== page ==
Times West Virginian
At the end of July, 12 percent of Americans approved of the job Congress was doing. What’s worse was that 57 percent of those polled said they would replace every single member of Congress if they could.
I guess that’s where some of the late-night jokes come from:
“President Obama wants Congress to increase the minimum wage. Believe me, when it comes to doing the minimum for their wage, Congress knows what it’s talking about.” – Jay Leno
“President Obama gave his State of the Union speech and went through a laundry list of things, most of them very centrist — like he said he wanted universal preschool. He said he got the idea from trying to work with the Republicans in Congress the last few years.” – Bill Maher
“According to a new poll, Congress is now less popular than head lice, Nickelback and Donald Trump. In a related story, head lice is insulted that it’s being lumped in with Donald Trump and Nickelback.” – Conan O’Brien
“I’m not saying this Congress is bad at its job. I’m just saying that this Congress is equivalent to a skunk with its head in a jar of Skippy peanut butter.” – Jon Stewart
Well, who is laughing now, huh? Congressional approval ratings have soared ... to about 20 percent. Yes, that means that one out of every five people surveyed say they approve of the job Congress is doing.
Pundits say that Congress stood up against President Barack Obama on a proposed military strike on Syria, which was aligned with how the American people felt about that issue. That apparently caused the bump in approval.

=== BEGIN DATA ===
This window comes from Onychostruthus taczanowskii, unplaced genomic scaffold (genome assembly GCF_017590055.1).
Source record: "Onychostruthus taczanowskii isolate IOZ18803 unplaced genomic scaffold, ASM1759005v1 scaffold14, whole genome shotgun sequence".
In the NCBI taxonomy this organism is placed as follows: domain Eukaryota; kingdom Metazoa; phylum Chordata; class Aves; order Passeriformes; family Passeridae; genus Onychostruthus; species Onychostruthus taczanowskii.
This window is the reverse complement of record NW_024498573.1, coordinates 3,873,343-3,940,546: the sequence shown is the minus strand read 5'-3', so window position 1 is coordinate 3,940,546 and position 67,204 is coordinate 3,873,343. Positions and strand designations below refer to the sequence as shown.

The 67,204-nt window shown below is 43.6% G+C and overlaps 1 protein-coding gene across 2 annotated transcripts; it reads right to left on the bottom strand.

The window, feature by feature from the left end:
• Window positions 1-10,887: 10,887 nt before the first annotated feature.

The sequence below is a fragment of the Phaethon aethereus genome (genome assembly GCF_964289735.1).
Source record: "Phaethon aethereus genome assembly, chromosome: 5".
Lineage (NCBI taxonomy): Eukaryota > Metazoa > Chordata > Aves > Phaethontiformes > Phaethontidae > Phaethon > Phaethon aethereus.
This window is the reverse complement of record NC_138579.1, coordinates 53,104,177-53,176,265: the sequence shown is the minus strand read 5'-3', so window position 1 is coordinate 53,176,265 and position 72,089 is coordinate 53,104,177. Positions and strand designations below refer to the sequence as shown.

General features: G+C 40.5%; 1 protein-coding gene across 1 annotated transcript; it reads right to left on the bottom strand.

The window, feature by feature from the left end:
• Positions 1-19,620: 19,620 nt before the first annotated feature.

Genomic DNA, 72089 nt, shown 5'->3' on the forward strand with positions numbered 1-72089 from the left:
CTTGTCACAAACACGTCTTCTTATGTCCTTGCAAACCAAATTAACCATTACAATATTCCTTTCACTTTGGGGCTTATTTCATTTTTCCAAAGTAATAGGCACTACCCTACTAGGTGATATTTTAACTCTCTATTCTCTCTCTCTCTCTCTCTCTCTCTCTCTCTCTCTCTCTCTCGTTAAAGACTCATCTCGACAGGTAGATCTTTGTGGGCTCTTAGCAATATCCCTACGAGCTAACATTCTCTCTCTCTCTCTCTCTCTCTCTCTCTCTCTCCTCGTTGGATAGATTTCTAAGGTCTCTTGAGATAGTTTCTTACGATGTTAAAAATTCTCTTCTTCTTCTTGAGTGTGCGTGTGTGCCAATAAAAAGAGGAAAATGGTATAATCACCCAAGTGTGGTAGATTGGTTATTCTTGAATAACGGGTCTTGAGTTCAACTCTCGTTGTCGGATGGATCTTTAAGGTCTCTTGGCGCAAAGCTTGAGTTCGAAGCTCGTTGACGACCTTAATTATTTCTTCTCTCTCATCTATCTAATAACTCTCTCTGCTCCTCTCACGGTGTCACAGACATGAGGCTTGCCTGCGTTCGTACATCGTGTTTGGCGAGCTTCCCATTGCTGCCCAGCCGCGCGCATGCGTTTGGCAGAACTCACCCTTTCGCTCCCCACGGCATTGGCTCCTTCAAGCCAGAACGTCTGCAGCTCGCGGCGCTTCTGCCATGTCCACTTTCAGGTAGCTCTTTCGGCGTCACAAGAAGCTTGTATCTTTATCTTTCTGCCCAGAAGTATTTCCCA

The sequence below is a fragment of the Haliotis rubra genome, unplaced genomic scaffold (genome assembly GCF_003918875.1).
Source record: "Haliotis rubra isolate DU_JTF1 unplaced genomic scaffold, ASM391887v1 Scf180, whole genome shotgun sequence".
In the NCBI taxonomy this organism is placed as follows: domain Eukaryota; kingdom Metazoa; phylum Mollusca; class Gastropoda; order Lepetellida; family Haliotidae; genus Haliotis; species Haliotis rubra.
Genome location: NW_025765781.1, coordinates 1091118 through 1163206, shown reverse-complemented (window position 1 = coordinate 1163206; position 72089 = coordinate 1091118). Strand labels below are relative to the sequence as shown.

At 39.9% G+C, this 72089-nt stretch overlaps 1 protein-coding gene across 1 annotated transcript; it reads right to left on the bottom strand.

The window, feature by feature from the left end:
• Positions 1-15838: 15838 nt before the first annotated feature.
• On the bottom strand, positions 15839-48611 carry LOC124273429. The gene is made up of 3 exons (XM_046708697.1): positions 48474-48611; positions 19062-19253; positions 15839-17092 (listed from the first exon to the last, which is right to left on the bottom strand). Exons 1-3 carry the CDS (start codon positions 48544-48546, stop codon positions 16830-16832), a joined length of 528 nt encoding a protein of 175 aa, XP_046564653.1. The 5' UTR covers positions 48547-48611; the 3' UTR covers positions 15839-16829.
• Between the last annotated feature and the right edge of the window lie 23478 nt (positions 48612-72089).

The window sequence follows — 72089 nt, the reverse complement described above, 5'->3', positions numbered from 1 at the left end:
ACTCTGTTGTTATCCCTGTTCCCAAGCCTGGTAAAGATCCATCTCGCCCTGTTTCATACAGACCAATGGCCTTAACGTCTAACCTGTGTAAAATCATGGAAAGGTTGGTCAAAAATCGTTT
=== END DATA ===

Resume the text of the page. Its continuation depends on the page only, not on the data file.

Obama apparently did Congress a favor by waffling on that decision, announcing that he’d take it to Congress and then backing off. It’s the first time the legislative and executive branch have worked together since 2008. 2014 ought to be interesting.
Or maybe not. While polls suggest a disdain for Congress, it’s for the body as a whole and not the individual members.
“When we look at approval of a person’s own representative, polls show 30 percent or higher approval than that of the Congress as a whole,” blogger Harry J. Enten writes for The Guardian. “Democrats generally like their Democratic Congress member, and Republicans the same for their own. Republicans and Democrats may not even like their own caucus, yet still will vote for their own congressman. It’s why re-election rates for Congress members are so high.”
But still, 20 percent is a far cry from the historical average over the last 40 years.
“Congress’ approval rating remains low, and well below the historical average of 33 percent since Gallup began asking the question in 1974,” the statement from the most recent Gallup poll reads. “However, given that Congress’ ratings have been almost exclusively below 20 percent the last three years, its current 19 percent approval rating seems positive by comparison.”
So we thought we would take the question to our pollsters, the ones who log on each week to www.timeswv.com each week to vote on the latest topics and trends. Last week we asked, “Congress has seen a slight bump of approval since resisting military action in Syria. How do you feel Congress has been doing lately?”
• Improving. Maybe it took threat of war, but the body is coming together on key issues — 10.34 percent.
• Pretty good. Members seem to be moving toward representing their constituents instead of just their party — 16.08 percent.
• Poorly. Ask me again when sequestration is resolved — 73.56 percent.
Heck, 26 percent is stunning compared to the national poll. And speaking of Congress, let’s talk this week about the House’s efforts to either defund or delay health care legislation from taking effect. What are your thoughts?
Log on. Vote. Email me or respond online.